Shares closed up 1.7% to $55.36 after touching six year highs earlier Wednesday, when Citigroup analyst Jeremy David issued a buy rating on the stock and set a $65 price target. Shares are now 70% from a 52-week high.
David sees continued gains on the promise of Garmin's new wearable Vivofit fitness bands. Priced at $130 to $170, Vivofits track calories, heart rate, distance and other health-related activities. The fitness band tracking market is competitive, with Fitbit, Jawbone and Fuelband competing for market share and computer chip giant Intel entering the market with the recent purchase of wrist-worn device maker Basis Science. Still, David believes Garmin is positioned to boost market share.
"We believe Garmin can become a top 2 player in the activity monitor market over the next six months,'' David says in a research note, noting a Fitbit recall of the Force fitness monitor creates a near-term opportunity.
"We believe retailers are likely to position Garmin's Vivofit as a substitute to Fitbit's Force," David says.
Garmin peaked at about $123 a share in September 2007 before bottoming below $15 in 2008, as sales of its ubiquitous navigation devices lost out to smart phone apps. Garmin has been making a comeback on stronger earnings and the rollout of new products, including cameras, aviation altimeters, electronic dog collars, fish locators and golf course mappers.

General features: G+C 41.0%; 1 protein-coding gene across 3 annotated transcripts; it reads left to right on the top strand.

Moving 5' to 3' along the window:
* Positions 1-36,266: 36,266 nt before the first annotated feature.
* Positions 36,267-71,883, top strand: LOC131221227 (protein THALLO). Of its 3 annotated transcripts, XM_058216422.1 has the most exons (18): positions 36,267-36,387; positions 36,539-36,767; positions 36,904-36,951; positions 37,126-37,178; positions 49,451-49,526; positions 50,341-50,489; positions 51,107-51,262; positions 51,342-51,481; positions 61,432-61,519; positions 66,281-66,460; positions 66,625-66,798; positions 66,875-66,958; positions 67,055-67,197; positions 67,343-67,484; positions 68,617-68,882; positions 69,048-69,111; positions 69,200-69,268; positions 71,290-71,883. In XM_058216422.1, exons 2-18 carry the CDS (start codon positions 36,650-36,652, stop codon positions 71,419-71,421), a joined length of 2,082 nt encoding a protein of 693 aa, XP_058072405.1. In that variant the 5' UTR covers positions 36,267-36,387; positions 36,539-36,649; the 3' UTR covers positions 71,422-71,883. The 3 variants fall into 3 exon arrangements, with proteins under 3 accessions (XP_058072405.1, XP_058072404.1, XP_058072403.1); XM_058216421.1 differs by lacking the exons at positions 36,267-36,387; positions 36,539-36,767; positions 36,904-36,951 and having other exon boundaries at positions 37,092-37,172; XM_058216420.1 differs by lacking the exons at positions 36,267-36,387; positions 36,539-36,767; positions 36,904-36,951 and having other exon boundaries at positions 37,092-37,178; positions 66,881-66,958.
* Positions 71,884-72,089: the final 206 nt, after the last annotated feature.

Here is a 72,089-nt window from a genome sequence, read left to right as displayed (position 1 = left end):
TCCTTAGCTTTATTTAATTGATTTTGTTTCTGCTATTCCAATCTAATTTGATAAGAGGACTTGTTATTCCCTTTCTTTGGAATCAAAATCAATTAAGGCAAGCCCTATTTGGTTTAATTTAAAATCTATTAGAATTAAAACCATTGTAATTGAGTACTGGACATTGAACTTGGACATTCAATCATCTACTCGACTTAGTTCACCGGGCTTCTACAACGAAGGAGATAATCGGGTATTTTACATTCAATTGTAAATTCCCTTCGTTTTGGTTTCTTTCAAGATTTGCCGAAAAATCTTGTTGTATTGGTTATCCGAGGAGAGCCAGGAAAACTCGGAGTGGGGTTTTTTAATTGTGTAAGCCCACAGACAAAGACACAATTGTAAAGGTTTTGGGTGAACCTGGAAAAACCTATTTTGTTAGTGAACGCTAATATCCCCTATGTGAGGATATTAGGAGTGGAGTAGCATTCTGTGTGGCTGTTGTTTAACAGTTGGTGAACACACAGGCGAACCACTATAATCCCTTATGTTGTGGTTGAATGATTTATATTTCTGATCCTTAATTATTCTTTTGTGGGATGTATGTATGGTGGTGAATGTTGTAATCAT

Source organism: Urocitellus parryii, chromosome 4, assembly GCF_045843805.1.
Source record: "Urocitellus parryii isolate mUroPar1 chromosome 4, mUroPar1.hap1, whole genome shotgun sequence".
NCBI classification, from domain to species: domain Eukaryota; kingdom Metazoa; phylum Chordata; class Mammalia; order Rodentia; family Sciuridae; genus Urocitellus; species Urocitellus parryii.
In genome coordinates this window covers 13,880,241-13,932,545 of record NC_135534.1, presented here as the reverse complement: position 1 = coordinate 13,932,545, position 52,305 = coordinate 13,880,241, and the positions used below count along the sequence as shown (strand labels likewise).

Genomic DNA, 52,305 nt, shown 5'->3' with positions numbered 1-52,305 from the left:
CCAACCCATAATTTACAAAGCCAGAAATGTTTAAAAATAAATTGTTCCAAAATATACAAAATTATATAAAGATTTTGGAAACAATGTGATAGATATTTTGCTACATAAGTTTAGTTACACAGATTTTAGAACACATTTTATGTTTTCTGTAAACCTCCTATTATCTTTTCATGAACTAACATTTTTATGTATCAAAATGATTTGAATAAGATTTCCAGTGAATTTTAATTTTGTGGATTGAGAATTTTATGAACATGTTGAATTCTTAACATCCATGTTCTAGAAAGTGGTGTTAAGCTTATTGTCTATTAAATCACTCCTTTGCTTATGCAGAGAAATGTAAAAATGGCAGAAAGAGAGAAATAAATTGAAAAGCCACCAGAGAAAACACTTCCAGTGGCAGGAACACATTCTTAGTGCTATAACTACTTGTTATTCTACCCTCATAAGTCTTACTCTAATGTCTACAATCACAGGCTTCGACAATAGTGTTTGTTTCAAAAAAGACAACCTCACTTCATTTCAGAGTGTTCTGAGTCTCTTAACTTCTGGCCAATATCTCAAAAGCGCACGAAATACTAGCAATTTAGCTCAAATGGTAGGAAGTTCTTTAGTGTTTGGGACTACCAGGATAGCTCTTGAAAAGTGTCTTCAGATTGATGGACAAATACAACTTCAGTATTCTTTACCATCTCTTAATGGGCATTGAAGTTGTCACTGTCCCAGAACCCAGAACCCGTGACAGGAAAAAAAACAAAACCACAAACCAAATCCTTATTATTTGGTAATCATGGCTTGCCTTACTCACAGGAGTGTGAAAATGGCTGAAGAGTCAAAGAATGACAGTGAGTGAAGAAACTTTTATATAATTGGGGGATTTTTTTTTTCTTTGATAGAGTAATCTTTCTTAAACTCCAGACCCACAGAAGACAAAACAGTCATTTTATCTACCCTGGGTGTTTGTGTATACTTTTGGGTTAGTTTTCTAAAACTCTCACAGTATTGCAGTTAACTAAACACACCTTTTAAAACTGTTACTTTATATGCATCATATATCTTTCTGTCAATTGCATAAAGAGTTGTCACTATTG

Gains in fitness, outdoor, marine and aviation sales helped offset a 3% decline in 2013 automotive sales, which still accounted for nearly half overall 2013 revenue.
Some stock analysts have been raising their price targets since mid-February, when CEO Cliff Pemble said 2014 results would be buoyed by the diversified products. Earlier this month, the company won a patent infringement case with Paci! ng Technologies.